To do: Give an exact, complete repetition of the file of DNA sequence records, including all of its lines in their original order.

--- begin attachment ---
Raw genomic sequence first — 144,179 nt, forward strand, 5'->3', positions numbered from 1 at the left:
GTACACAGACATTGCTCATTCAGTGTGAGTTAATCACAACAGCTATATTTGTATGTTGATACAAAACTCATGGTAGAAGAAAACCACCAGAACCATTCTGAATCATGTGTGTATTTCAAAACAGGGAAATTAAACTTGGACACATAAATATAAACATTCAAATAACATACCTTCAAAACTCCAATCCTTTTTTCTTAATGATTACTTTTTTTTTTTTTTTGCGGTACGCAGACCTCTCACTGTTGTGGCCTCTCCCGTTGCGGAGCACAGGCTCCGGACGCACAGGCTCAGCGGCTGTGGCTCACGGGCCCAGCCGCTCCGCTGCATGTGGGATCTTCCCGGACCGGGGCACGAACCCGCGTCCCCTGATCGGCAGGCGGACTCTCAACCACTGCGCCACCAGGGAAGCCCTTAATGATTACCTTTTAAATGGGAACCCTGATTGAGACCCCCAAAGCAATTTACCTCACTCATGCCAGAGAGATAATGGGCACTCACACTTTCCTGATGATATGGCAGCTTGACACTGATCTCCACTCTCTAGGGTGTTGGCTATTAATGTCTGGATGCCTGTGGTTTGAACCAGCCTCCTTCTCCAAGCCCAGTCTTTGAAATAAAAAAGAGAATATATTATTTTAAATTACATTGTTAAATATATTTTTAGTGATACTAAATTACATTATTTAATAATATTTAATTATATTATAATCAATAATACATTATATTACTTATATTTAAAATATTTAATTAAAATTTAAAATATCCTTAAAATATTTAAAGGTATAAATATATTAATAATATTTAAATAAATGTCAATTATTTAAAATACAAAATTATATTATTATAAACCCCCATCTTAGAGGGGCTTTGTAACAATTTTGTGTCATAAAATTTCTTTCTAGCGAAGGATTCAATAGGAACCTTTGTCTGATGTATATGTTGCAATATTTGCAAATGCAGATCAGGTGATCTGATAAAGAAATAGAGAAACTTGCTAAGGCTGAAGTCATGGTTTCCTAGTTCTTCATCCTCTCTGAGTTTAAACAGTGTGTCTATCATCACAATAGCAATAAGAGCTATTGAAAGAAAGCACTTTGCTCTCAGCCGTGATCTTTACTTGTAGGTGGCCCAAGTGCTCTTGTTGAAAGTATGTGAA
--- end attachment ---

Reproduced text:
Raw genomic sequence first — 144,179 nt, forward strand, 5'->3', positions numbered from 1 at the left:
GTACACAGACATTGCTCATTCAGTGTGAGTTAATCACAACAGCTATATTTGTATGTTGATACAAAACTCATGGTAGAAGAAAACCACCAGAACCATTCTGAATCATGTGTGTATTTCAAAACAGGGAAATTAAACTTGGACACATAAATATAAACATTCAAATAACATACCTTCAAAACTCCAATCCTTTTTTCTTAATGATTACTTTTTTTTTTTTTTTGCGGTACGCAGACCTCTCACTGTTGTGGCCTCTCCCGTTGCGGAGCACAGGCTCCGGACGCACAGGCTCAGCGGCTGTGGCTCACGGGCCCAGCCGCTCCGCTGCATGTGGGATCTTCCCGGACCGGGGCACGAACCCGCGTCCCCTGATCGGCAGGCGGACTCTCAACCACTGCGCCACCAGGGAAGCCCTTAATGATTACCTTTTAAATGGGAACCCTGATTGAGACCCCCAAAGCAATTTACCTCACTCATGCCAGAGAGATAATGGGCACTCACACTTTCCTGATGATATGGCAGCTTGACACTGATCTCCACTCTCTAGGGTGTTGGCTATTAATGTCTGGATGCCTGTGGTTTGAACCAGCCTCCTTCTCCAAGCCCAGTCTTTGAAATAAAAAAGAGAATATATTATTTTAAATTACATTGTTAAATATATTTTTAGTGATACTAAATTACATTATTTAATAATATTTAATTATATTATAATCAATAATACATTATATTACTTATATTTAAAATATTTAATTAAAATTTAAAATATCCTTAAAATATTTAAAGGTATAAATATATTAATAATATTTAAATAAATGTCAATTATTTAAAATACAAAATTATATTATTATAAACCCCCATCTTAGAGGGGCTTTGTAACAATTTTGTGTCATAAAATTTCTTTCTAGCGAAGGATTCAATAGGAACCTTTGTCTGATGTATATGTTGCAATATTTGCAAATGCAGATCAGGTGATCTGATAAAGAAATAGAGAAACTTGCTAAGGCTGAAGTCATGGTTTCCTAGTTCTTCATCCTCTCTGAGTTTAAACAGTGTGTCTATCATCACAATAGCAATAAGAGCTATTGAAAGAAAGCACTTTGCTCTCAGCCGTGATCTTTACTTGTAGGTGGCCCAAGTGCTCTTGTTGAAAGTATGTGAA